Unrequited As Unnecessary

A very dear friend of mine recently commented on my Facebook about a Tweet I recently posted.  The comment itself included a statement trying to clarify his “(c)omment on this story (my tweet) of unrequited love.”  And it is to this “unrequited love” that induced in me thoughts of whether this (unrequited love) is a good thing, a bad thing, an indifferent thing, or even a meaningful thing.  First, the below is only tangentially, at best, a response to my friend’s comment.  As such I am neither trying to refute or otherwise repudiate his statements.  Nor am I, per se, trying to persuade anyone of my position; I am merely trying to express, inform and possibly “think out-loud”, as it were, my own cogitations.

The word, unrequited, at least denotationally is a rather straight-forward one of:

unrequited |ˌənriˈkwītid| adjective; (of a feeling, esp. love) not returned or rewarded.

However, there is an interesting thing when we turn to its connotational form.  I have no specific reference other than to draw from myself, but when I hear the words “unrequited love” it brings to mind a tragedy for at least one party.  How can it not when so much of the common canon of love speaks to being loved?

If you wished to be loved, love.” – Seneca, Roman philosopher

If this is true then unrequited love implies a sense of pointlessness.  Unrequited love bumps up along infatuation in so much that it only requires one person to feel something, and in so much that the two do touch they share a mutual connoted sense of futility.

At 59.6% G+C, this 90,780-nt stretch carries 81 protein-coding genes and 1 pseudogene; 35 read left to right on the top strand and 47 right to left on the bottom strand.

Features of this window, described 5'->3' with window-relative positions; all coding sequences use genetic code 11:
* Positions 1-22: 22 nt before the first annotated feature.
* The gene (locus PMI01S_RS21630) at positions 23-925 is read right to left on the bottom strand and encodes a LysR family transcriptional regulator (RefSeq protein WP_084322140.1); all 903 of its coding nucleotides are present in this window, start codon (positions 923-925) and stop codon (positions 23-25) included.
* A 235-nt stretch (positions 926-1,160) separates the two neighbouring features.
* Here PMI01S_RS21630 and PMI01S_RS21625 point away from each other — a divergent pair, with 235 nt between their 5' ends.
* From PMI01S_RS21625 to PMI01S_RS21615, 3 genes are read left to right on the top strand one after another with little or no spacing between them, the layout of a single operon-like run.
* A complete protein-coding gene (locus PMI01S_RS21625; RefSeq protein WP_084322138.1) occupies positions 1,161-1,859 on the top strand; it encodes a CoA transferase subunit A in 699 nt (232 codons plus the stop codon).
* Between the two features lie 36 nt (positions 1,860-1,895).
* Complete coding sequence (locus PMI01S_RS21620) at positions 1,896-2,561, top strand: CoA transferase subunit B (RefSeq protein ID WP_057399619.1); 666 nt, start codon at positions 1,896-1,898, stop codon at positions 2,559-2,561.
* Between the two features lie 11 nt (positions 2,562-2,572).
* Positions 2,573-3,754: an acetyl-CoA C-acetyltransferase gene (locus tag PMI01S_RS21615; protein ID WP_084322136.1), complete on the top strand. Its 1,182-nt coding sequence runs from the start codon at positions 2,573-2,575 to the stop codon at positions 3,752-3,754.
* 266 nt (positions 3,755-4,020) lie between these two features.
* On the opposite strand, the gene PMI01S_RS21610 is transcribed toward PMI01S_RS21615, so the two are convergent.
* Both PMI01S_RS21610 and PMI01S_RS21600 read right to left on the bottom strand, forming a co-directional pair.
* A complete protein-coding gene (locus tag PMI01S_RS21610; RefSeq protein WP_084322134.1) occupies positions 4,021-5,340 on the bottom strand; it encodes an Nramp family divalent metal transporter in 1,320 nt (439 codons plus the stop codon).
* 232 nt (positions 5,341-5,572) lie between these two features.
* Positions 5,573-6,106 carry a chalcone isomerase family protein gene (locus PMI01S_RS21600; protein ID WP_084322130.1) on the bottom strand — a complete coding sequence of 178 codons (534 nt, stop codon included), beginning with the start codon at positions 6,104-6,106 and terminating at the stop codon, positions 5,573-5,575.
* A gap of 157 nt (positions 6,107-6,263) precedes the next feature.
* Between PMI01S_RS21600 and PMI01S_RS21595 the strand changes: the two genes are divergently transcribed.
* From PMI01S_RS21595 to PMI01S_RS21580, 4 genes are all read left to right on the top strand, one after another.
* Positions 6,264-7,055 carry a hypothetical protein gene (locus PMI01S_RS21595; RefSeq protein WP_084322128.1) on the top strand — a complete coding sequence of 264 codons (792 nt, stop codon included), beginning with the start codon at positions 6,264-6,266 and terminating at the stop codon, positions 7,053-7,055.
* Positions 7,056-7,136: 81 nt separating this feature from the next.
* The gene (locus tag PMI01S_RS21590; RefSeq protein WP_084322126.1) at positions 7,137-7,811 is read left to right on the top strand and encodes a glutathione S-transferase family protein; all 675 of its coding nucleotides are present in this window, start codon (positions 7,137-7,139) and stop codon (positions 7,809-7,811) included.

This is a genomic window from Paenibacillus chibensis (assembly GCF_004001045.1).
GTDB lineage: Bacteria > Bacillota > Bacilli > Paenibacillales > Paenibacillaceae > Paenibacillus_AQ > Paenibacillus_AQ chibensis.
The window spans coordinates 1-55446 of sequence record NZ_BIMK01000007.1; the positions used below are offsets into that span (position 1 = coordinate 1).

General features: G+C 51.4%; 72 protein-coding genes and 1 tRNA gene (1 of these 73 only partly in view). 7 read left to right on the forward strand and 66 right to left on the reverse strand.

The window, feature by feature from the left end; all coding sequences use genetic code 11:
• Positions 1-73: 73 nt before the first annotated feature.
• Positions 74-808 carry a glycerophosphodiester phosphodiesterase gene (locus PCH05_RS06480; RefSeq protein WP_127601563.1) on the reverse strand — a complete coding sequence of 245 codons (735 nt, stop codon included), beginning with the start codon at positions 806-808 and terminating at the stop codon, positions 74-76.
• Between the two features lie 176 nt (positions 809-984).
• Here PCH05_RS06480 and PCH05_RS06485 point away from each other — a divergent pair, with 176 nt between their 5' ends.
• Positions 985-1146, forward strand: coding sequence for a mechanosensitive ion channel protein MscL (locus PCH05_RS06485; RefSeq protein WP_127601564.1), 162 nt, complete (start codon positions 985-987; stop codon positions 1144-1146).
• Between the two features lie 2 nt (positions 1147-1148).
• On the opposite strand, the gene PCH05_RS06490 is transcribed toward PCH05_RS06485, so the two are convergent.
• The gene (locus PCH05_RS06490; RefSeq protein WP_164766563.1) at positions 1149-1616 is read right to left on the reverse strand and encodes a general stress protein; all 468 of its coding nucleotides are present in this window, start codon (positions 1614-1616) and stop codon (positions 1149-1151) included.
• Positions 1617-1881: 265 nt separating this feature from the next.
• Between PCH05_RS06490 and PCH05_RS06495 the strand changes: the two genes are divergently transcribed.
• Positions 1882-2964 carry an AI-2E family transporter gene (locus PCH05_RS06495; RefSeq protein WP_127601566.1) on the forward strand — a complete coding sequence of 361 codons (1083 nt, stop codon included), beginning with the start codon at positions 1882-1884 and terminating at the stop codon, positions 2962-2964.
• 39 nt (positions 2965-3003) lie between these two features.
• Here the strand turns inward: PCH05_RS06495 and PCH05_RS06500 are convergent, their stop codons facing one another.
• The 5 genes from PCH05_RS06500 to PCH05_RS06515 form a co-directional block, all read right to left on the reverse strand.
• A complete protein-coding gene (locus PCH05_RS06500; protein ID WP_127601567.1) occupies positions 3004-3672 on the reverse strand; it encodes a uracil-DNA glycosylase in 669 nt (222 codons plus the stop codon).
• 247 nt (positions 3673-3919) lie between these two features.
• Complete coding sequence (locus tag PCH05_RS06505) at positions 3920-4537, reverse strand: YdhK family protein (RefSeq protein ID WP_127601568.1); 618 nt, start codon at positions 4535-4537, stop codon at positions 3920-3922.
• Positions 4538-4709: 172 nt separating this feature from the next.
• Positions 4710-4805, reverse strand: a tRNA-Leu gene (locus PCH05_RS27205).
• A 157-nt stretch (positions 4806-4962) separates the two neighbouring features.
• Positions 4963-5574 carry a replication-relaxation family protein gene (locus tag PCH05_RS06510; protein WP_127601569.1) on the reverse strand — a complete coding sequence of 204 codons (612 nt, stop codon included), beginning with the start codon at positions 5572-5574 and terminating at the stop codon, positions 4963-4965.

If we remove for a second that love must be returned in order to be rewarded, then unrequited love merely denotes rather plainly and factually that the love is unidirectional.  However, if we argue as Seneca does, then we might argue that love is driven by a simultaneous connection of affections; that love is bi-directional.   While there is an obvious emotional attachment to requited (reciprocated) love, I do not agree that love requires reciprocation to be meaningful or worthy of consideration.

To get at what I mean by this, let me side-step to one of the greatest sources of suffering in the world: expectations we levy both on ourselves and others.  This, of course, is not something novel but has a long, deep discourse in Buddhism.  Whenever we love with the understanding that the target of our affections also love us in return we are levying unduly an expectation on them.  Namely, we form our love upon a condition: if you love me then I will love you.  Or worse, the conditional becomes an imperative: I love you therefore you should (must!) love me.  Both of these propositions are, to me, wholely inappropriate and therefore more so woefully inadequate to qualify as anything approaching meaningful (selfless) love.